5 Historical Financial Crises That Make This One Look Posh – Part One

5 Historical Financial Crises That Make This One Look Posh

In case you weren’t aware, America’s kind of in a bad spot, moneywise. The national debt is at almost $17 trillion, which is more than America’s GDP. America, right now, is like the kid who takes seven advances on his allowance to purchase Pokémon cards, except his parents have recently lowered his credit score to reflect a history of spending and repayment issues.

“Yes, but what we really care about is Timmy’s S&P rating.”

Things may seem bad now, but crying over our current financial troubles is like crying over a misplaced staple compared to…

#5: In My Day, Greeks had a Damned Good Excuse for Their Economic Catastrophes

Before the euro, there was the drachma. The Greek drachma traces its history back thousands of years, and both real and fictional persons have appeared on its face. You’d think with thousands of years of history, the drachma would be pretty stable.

The Cause

For starters, when reading an article headlined with the words “financial crises,” you really shouldn’t have thought that. I hope you feel very silly now.

The frugal Greeks of 1938 waited, on average, 40 days before spending one presumably hard-earned drachma note (because there is apparently a way to measure this).

However, by 1944, the national attitude had changed to that of an eternal Black Friday. Those crazy Greeks were spending their drachmae at an unprecedented rate of one note of indeterminate value every four hours (seriously, how the hell is this measured?). What could it have taken to turn such a parsimonious country into four-year-olds with briefcases of cash?

Well, World War II kind of sucked for the Greeks. Economically, after Poland, the Soviet Union, and Yugoslavia, Greece was the worst-affected country under German occupation. The drachma’s value plummeted so quickly that if money wasn’t spent soon, it was worthless. In other words, if you didn’t go on daily shopping sprees, you were financially irresponsible.

They were so badly impacted, that even today they still claim Germany owes them $95 billion. This is totally due to historical justice, and not at all because Greece couldn’t lose money faster if it boxed up all its banknotes and mailed them to Bernie Madoff. Yes, I still remember Bernie Madoff.

“Seems legit.” – Greece

The Aftermath

At the height of the hyperinflation in October 1944, prices doubled every 4.3 days. The United States has never experienced anything remotely approaching that in terms of inflation. Ever. So stop complaining.

Eventually, Great Britain stepped in, and offered to make some changes. Through new measures, Greek confidence in the drachma rose to pre-German-shenanigans levels, and Greece has continued to be an economically sound nation ever since.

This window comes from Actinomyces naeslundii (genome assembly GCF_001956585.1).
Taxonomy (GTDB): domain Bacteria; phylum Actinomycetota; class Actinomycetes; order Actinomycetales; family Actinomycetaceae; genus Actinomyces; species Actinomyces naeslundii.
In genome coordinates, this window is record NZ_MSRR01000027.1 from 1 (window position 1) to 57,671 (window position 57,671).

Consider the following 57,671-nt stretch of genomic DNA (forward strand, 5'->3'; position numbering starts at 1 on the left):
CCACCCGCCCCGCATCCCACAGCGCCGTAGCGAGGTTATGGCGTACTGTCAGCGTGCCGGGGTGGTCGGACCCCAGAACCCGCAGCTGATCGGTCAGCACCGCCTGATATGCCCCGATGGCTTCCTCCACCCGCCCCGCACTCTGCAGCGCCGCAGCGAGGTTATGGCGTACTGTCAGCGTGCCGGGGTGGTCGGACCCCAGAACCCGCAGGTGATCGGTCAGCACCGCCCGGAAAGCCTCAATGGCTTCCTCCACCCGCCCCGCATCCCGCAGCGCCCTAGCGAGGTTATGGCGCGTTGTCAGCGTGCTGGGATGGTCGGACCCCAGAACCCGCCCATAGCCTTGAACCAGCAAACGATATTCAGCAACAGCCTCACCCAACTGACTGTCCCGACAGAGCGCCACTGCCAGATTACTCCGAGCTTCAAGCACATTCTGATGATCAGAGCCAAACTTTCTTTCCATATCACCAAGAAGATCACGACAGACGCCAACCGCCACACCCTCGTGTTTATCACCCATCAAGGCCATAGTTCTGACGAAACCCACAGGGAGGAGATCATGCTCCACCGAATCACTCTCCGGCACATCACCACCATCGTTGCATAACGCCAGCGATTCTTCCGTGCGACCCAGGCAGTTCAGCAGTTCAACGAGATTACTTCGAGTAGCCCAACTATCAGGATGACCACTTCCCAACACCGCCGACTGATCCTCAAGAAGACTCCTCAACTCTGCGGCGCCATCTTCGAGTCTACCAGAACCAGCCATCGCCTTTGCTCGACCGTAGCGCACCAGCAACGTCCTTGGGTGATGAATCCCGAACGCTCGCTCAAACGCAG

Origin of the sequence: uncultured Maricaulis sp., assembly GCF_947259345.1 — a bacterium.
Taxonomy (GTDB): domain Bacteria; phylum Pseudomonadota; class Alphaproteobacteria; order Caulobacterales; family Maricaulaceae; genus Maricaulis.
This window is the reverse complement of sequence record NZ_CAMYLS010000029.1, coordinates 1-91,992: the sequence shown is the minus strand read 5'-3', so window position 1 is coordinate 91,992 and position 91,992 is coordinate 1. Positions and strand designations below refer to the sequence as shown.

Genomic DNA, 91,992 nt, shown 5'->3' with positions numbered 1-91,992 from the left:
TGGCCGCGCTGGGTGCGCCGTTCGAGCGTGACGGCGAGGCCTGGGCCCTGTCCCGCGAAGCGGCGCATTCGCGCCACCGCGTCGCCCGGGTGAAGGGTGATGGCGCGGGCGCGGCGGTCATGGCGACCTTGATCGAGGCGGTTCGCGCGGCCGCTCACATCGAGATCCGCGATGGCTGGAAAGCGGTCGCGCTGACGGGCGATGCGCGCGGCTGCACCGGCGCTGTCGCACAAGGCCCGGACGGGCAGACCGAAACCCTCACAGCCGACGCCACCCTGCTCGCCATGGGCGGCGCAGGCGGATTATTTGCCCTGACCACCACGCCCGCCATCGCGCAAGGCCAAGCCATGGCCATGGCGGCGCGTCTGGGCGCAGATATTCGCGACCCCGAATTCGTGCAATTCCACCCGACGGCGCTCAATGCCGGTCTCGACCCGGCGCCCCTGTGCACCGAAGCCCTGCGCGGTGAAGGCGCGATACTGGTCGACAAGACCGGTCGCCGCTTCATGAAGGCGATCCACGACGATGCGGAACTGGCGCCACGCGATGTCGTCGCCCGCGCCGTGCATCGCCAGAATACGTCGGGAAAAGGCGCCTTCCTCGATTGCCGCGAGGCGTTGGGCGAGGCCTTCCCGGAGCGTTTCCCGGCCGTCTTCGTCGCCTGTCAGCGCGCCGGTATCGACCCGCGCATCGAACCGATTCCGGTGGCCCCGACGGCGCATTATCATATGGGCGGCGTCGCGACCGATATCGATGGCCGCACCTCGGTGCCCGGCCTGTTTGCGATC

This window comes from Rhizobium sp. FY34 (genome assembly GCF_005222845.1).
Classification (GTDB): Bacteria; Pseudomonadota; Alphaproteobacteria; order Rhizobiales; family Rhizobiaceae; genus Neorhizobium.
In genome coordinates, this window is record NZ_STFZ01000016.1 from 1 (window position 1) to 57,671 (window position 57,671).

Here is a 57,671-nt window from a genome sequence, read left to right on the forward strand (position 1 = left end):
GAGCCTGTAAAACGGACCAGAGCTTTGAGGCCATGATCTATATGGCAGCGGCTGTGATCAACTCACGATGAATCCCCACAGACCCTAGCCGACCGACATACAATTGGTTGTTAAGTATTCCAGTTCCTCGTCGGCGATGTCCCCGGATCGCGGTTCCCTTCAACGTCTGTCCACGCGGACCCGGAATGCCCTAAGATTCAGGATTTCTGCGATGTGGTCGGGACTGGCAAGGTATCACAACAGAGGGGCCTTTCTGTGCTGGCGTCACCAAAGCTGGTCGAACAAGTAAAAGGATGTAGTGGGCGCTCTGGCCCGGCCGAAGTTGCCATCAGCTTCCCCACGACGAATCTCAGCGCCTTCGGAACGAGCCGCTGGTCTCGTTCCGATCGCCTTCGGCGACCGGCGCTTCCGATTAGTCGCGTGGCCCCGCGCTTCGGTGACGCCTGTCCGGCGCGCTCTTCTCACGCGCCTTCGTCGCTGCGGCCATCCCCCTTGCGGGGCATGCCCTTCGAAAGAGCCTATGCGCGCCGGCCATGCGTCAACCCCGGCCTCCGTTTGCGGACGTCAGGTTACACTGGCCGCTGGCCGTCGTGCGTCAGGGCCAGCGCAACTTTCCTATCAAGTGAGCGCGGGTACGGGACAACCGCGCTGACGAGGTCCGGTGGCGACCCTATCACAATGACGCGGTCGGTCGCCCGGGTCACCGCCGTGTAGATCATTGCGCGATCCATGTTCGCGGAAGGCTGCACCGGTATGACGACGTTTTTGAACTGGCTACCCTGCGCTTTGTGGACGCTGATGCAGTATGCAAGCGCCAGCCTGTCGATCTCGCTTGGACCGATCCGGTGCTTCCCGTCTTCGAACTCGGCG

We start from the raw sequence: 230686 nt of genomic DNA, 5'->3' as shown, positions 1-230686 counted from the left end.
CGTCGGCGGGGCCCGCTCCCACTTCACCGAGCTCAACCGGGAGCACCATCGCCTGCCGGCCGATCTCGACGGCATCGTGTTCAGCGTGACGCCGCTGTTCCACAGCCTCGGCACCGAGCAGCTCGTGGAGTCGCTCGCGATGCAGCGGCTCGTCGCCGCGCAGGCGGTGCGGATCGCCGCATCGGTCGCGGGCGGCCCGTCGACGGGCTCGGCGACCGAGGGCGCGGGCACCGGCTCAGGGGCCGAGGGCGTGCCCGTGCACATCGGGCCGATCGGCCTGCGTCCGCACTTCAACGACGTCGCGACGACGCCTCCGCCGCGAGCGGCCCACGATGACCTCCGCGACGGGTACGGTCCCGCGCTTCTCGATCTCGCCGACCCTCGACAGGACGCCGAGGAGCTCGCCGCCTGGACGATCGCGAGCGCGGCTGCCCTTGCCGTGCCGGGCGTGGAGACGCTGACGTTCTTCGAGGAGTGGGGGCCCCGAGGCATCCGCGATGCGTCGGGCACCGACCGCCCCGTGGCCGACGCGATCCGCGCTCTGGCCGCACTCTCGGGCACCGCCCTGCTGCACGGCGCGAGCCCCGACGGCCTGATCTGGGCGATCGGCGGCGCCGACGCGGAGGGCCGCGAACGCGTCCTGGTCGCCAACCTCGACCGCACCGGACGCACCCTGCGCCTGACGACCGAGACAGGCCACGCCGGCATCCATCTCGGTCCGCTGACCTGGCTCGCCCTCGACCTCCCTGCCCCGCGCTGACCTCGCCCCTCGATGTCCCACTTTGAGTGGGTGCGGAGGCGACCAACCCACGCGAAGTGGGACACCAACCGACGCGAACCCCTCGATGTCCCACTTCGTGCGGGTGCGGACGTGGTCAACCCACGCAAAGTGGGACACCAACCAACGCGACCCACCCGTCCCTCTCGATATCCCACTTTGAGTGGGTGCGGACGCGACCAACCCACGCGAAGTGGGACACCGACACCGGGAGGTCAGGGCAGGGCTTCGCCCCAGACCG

Pictured: Fiscal responsibility.

The Worst It Got

The one-hundred billion drachma note.

The 1953 new drachma replaced the old drachma at a rate of one 1953 drachma per 50,000,000,000,000 pre-1944 drachmae. That’s a lot of drachmae.

Ten million of these.

1944 Greece was a (now) hilarious comedy of drachma drama. A drachmedy. Though if you ask me, the whole affair was a bit melodrachmatic. If the drachma were a desert animal, it would be a drachmadary. If “drachma” read the same backwards and forwards, it would be a palindrachma. If you hop up and down while whistling “Sgt. Pepper’s Lonely Hearts Club Band” and fiddling with a rubber band, you could call that grounds for institutionalization. I like the word “drachma.”

But Greece’s German-engineered financial crisis was nothing compared to tomorrow’s featured economic apocalypse. Hint: It’s the Germans.

Tomorrow: Germans.

Be sure to check out our regular features:

Dear Socially Awkward – Boyfriends and bats, Valentines and Hungary, and Spain or something. Submissions welcome.

The Media Manifesto – Because Communism does, in fact, mix well with mass media.

Compass Rose News – Walmart declares bankruptcy after deciding to be nice to people, and a Kansas youth reports seeing colors besides sepia.

And, of course, Xavier’s Original Miscellany – With The Superallergy, The Apathy Argument, and the reason mail on Sundays causes increased therapy.

Finally, The Pavlov Candid Creativity Awards (a.k.a. The Streeties) have been extended. Submit photos of your favorite street performer, food vendor, panhandler, or other roadside personality to pavlovshairconditioner@gmail.com. You’ll be glad you did.

Xavier Yes will be appearing at the Burlington Book Festival this September, so if you’re in the area, check your sanity at the door and sit awhile.

NOW UP: Part Two: Germany Doesn’t Understand How Money Works.


34 responses to “5 Historical Financial Crises That Make This One Look Posh – Part One

    • They’re evidently in hot demand now. Zimbabwe’s financial crisis caused them to completely abandon local currency. But that’s a story for another day (Wednesday, specifically).

  1. The author doesn’t explain why the Greeks turned into “four-year-olds with briefcases of cash.” What were the people buying? What was the government purchasing/spending money for? Here In the US, the people buy more than they produce and the government spends on programs it should not. That is our problem.